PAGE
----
Does that mean there is no hope?  Does that mean we will learn nothing from the aftermath of this? Perhaps, but perhaps not. We know the next story in Genesis is the fresh start of covenant promise, not covenant curse, as God calls Abraham and promises to bless the world.

Yet already things are getting “back to normal” in China.  It’s the forerunner in terms of both the virus and the recovery.

And what are we seeing in China?  A kinder gentler Chinese government towards minority groups?  Less frantic focus on commerce and trade?  A lower murder rate? less wet markets where meat is sold?  Probably none of those things.

Post-virus the church will be given a great opportunity to showcase the goodness of God to many people who have fallen through the cracks.  To show kindness to strangers, to foster babies and young children (the lists will have grown!), to explore how to do grassroots church a bit more readily, and to be sobered about the fleeting nature of wealth.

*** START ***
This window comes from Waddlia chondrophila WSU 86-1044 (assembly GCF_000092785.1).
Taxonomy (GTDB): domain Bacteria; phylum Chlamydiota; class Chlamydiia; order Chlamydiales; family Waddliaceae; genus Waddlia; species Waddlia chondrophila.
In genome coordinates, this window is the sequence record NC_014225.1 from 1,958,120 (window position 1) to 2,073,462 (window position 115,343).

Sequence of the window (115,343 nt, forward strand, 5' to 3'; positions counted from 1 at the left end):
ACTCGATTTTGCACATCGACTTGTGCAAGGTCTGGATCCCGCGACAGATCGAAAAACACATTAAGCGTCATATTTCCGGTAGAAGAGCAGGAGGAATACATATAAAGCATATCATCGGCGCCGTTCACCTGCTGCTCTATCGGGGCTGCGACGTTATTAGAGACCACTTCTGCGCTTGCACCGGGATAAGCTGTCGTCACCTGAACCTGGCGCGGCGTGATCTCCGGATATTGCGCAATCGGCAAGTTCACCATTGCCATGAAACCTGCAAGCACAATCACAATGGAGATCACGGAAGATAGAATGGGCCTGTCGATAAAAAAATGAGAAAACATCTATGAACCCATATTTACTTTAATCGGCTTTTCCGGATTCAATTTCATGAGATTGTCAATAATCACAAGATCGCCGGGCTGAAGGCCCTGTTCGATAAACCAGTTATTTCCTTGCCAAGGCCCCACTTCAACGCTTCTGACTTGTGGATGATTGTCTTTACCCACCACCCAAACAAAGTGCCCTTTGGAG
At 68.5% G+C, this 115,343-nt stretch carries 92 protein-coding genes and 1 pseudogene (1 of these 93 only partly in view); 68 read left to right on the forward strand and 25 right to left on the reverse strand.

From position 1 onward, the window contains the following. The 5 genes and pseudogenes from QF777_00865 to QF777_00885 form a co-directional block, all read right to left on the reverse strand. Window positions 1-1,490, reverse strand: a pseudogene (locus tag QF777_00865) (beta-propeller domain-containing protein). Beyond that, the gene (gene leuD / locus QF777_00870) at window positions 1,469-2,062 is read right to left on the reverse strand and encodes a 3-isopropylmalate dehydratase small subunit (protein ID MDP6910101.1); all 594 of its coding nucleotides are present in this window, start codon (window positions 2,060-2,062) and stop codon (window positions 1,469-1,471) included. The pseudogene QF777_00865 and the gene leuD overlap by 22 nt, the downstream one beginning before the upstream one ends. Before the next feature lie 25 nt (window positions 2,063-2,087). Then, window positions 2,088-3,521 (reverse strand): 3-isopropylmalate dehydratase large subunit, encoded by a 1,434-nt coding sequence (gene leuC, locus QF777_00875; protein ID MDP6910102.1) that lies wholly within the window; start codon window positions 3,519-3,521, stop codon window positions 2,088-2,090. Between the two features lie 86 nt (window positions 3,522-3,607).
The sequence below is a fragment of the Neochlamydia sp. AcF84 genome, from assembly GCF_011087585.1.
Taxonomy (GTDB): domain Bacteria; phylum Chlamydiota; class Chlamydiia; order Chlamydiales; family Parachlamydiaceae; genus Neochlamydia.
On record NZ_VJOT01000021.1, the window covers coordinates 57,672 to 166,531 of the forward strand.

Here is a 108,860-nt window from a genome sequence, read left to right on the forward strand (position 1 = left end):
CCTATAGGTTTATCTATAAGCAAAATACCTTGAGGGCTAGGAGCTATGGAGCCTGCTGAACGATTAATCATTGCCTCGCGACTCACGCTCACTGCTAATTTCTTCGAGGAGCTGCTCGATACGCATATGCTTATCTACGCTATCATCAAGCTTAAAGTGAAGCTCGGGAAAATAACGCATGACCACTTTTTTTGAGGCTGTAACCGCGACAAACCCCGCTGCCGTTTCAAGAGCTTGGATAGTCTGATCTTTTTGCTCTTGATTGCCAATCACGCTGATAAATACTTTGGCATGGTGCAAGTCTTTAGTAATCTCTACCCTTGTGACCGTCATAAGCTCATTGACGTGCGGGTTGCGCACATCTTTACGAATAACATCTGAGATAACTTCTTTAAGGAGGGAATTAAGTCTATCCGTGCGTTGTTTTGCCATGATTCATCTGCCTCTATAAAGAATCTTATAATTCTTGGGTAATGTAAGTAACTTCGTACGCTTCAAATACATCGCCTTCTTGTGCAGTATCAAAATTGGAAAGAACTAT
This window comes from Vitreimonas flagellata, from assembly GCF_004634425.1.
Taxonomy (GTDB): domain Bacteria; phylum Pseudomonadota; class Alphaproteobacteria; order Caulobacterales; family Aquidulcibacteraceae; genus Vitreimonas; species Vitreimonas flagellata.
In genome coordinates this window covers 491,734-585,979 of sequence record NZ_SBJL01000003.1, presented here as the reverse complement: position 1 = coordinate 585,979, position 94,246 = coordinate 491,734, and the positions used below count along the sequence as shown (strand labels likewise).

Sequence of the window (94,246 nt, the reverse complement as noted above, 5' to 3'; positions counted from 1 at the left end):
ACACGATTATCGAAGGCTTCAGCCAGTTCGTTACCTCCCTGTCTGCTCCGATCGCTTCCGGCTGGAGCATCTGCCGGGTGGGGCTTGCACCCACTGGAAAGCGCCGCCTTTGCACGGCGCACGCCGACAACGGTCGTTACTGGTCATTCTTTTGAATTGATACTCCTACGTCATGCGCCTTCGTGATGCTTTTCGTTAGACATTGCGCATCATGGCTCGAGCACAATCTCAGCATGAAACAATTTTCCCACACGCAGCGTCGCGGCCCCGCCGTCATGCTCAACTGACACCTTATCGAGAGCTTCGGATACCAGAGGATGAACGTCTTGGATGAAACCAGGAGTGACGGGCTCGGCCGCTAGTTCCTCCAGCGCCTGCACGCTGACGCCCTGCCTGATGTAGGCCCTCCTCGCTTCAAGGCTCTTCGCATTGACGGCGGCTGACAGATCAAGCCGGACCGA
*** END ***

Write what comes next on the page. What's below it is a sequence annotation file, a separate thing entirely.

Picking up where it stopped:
But I suspect things will just get back to normal.  Sooner than we’d feared.  But perhaps sooner than we’d hoped as well.

Let’s pray we are given the opportunity while this window is still open, and what is normal is “new”, to showcase the King and his coming kingdom to all who just want to get back to what they were doing before it all happened.



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There is no guarantee that Jesus will return in our desired timeframe. Yet we have no reason to be anxious, because even if the timeframe is not guaranteed, the outcome is! We don’t have to waste energy being anxious; we can put it to better use.

Stephen McAlpine – futureproof